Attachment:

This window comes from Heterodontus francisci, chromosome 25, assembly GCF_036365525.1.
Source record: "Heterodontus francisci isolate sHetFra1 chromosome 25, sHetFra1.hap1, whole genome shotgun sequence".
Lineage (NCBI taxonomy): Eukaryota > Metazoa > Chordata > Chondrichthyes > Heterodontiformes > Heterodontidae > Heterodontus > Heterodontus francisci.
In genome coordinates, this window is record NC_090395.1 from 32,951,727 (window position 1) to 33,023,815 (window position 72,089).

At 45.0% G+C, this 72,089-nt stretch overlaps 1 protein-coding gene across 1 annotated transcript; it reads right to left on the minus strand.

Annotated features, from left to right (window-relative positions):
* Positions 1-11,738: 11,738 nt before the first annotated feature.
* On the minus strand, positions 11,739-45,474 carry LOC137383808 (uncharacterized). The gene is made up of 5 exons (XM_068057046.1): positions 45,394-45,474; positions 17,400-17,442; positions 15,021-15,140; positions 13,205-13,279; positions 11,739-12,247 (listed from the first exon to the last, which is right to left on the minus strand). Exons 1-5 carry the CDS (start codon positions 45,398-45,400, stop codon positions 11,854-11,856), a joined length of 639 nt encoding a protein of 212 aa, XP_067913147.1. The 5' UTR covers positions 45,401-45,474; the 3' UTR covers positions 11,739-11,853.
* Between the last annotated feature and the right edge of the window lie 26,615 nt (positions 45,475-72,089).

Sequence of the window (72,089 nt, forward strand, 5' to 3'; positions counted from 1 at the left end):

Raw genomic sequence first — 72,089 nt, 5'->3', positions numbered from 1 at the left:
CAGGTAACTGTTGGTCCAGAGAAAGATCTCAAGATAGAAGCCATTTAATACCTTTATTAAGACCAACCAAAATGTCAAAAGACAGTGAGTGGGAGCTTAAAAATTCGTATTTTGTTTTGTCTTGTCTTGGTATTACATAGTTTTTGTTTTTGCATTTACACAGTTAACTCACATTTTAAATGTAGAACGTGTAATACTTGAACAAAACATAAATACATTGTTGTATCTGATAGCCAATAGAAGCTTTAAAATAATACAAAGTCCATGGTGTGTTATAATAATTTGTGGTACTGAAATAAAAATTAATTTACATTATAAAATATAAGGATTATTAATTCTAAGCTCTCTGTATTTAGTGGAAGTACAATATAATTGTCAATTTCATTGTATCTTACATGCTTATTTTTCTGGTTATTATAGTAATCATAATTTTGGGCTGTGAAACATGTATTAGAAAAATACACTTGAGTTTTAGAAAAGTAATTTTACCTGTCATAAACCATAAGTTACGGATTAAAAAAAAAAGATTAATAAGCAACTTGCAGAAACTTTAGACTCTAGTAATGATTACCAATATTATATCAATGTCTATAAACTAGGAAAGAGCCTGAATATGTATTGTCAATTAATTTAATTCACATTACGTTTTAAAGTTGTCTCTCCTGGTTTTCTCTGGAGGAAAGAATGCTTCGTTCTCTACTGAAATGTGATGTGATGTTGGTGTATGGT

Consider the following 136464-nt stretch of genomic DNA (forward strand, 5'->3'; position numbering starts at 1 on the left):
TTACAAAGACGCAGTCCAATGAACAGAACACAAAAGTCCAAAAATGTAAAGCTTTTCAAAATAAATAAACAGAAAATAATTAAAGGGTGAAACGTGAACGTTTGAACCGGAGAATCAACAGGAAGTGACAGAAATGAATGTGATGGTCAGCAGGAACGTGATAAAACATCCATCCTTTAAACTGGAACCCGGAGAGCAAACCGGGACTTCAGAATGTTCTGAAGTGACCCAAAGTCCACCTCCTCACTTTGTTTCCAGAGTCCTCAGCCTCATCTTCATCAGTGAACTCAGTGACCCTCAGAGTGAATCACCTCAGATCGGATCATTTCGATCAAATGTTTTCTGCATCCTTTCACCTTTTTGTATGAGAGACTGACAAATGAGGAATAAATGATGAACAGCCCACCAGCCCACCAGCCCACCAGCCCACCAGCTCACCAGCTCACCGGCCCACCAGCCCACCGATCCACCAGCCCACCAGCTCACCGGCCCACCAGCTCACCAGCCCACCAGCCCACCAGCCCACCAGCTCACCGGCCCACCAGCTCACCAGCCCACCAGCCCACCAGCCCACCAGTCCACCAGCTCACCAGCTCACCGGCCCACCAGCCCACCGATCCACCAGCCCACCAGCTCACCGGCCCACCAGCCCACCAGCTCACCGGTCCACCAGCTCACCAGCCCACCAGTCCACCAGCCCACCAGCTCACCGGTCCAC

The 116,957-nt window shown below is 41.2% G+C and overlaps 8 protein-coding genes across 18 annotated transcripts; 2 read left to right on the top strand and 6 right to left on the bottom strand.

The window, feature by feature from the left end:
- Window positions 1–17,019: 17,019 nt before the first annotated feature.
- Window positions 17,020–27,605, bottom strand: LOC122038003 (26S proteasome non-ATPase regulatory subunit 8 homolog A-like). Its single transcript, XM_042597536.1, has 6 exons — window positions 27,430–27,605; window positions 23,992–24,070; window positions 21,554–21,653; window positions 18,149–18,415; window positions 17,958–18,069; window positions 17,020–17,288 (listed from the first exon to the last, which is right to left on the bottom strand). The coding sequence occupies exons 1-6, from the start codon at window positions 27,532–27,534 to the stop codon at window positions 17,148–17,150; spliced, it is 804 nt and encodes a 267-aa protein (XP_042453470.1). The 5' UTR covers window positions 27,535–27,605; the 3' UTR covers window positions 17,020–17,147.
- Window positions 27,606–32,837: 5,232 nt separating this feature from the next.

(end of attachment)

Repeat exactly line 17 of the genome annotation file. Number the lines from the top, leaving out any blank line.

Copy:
- Window positions 1–17,019: 17,019 nt before the first annotated feature.